The Bulletin Board

Nashua overlooked in ‘Booster Blitz’ campaign, state lawmakers say

By: - December 1, 2021 3:15 pm
A vial of covid vaccine

The “Booster Blitz” sites are in Berlin, Haverhill, Plymouth, Stratham, Keene, Claremont, North Conway, Laconia, Manchester, Milford, Concord, Hanover, Rochester, and Salem. (Getty Images)

Nashua lawmakers are raising concerns that the state’s “Booster Blitz” overlooked New Hampshire’s second largest and most diverse city, even as the city has one of the highest COVID-19 positivity and community transmission rates in the state. The governor’s office said on Wednesday a nearby location was chosen instead to avoid confusion with a pre-existing clinic in Nashua.

The Booster Blitz website – which opened for registration on Wednesday morning – includes 14 public locations where Granite Staters can receive a booster shot on Dec. 11. During a weekly COVID-19 update on Tuesday, Gov. Chris Sununu acknowledged that scheduling vaccines, booster shots, and tests has been challenging for many people.  

The sites include locations across the state: Berlin, Haverhill, Plymouth, Stratham, Keene, Claremont, North Conway, Laconia, Manchester, Milford, Concord, Hanover, Rochester, and Salem.

But Nashua, home to more than 91,000 people, isn’t among them. And 30 percent of those residents belong to racially diverse communities, making Nashua one of the most diverse parts of the state. Fourteen percent of Nashua residents are Hispanic, around 2.5 percent are Black, around 8 percent are Asian, and around 4 percent are multiracial.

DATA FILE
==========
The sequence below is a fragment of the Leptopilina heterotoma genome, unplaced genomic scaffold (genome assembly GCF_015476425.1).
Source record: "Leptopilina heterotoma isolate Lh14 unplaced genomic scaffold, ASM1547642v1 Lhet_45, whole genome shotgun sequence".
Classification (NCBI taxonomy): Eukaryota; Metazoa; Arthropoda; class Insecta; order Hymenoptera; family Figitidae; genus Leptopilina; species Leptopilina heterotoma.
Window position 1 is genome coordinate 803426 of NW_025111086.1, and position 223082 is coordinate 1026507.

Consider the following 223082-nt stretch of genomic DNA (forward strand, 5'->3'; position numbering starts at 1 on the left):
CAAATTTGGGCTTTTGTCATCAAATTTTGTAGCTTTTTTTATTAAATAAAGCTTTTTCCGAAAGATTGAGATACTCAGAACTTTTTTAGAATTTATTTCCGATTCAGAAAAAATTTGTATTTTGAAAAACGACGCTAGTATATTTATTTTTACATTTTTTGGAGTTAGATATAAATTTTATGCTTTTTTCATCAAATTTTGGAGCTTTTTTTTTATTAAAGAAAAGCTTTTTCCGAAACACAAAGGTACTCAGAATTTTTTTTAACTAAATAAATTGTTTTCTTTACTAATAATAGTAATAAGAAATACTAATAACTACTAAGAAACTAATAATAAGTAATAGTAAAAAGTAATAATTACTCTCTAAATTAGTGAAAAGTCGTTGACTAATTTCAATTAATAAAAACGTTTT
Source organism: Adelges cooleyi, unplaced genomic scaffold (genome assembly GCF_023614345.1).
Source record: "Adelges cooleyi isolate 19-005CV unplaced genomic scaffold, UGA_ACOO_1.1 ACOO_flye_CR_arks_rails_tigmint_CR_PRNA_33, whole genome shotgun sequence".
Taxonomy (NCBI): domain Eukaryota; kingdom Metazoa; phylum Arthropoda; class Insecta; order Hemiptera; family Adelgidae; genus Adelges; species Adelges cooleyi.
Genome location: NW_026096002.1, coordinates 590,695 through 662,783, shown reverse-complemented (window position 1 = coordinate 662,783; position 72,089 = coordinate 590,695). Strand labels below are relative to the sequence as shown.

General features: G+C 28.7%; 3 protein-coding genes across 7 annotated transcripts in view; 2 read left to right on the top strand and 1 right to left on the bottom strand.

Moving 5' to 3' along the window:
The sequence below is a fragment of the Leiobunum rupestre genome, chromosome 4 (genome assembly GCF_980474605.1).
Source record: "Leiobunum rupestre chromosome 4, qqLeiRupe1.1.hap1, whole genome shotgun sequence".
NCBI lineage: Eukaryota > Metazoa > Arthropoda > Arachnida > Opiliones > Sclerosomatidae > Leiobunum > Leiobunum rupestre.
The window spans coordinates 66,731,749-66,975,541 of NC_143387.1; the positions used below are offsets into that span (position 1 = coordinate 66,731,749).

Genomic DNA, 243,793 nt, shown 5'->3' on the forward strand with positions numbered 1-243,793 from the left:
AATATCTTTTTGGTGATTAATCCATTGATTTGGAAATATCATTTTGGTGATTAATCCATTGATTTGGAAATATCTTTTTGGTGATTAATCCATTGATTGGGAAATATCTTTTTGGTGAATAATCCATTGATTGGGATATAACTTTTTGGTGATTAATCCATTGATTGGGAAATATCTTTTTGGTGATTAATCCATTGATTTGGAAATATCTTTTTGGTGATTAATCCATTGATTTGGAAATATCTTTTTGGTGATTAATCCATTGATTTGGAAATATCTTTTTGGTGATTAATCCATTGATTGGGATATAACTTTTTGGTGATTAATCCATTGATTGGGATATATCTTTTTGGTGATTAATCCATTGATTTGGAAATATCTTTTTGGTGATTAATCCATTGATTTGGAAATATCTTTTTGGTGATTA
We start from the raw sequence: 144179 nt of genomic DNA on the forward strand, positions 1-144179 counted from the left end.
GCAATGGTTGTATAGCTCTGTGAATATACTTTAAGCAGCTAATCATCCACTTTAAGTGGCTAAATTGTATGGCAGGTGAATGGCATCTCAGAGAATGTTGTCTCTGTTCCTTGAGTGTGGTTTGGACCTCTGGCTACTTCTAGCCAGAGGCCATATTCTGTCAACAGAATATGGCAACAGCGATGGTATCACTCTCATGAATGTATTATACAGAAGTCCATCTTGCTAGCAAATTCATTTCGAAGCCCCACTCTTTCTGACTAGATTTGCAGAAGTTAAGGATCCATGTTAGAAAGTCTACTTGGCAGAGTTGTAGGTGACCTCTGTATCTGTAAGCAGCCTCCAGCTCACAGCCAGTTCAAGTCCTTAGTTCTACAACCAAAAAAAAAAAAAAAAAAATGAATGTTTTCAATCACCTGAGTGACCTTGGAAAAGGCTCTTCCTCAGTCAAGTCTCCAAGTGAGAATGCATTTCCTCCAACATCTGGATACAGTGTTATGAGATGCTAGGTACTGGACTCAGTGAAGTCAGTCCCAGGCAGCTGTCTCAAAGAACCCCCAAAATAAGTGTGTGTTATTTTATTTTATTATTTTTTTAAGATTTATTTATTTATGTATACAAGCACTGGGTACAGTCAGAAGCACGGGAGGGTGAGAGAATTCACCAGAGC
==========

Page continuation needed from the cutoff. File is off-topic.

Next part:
The fact that a Nashua site wasn’t included in the Booster Blitz is worrisome when it comes to diverse residents – who have been disproportionately impacted by the pandemic – accessing a booster, said Rep. Manny Espitia, a Nashua Democrat.

Sen. Cindy Rosenwald also questioned the decision after the sites were announced on Tuesday.

“Why is Nashua being left out?” Rosenwald said in a tweet.

A spokesperson for the governor’s office, Brandon Pratt, said the decision was made to avoid confusion or disruption to a clinic that the City of Nashua had already scheduled on Dec. 11 to administer primary doses and boosters. Residents could sign up for that clinic through the city’s regular platform, Pratt said. 

Working with our Public Health Network, the next nearest and available location was selected, so as not to cause confusion or disruption to the city’s already scheduled clinic,” Pratt said in an email. The state’s mobile vaccine van is scheduled to be in Nashua on Dec. 3 from 1 to 4 p.m., offering first doses, second doses, and boosters.

Rep. Laura Telerski, a Nashua Democrat, called the decision to exclude Nashua disappointing. She said local appointments have been scheduling two weeks out.

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Amanda Gokee
Amanda Gokee

Amanda Gokee is the New Hampshire Bulletin’s energy and environment reporter. She previously reported on these issues at VTDigger. Amanda grew up in Vermont and is a graduate of Harvard University. She received her master’s degree in liberal studies, with a concentration in creative writing, from Dartmouth College. Her work has also appeared in the LA Review of Books and the Valley News.

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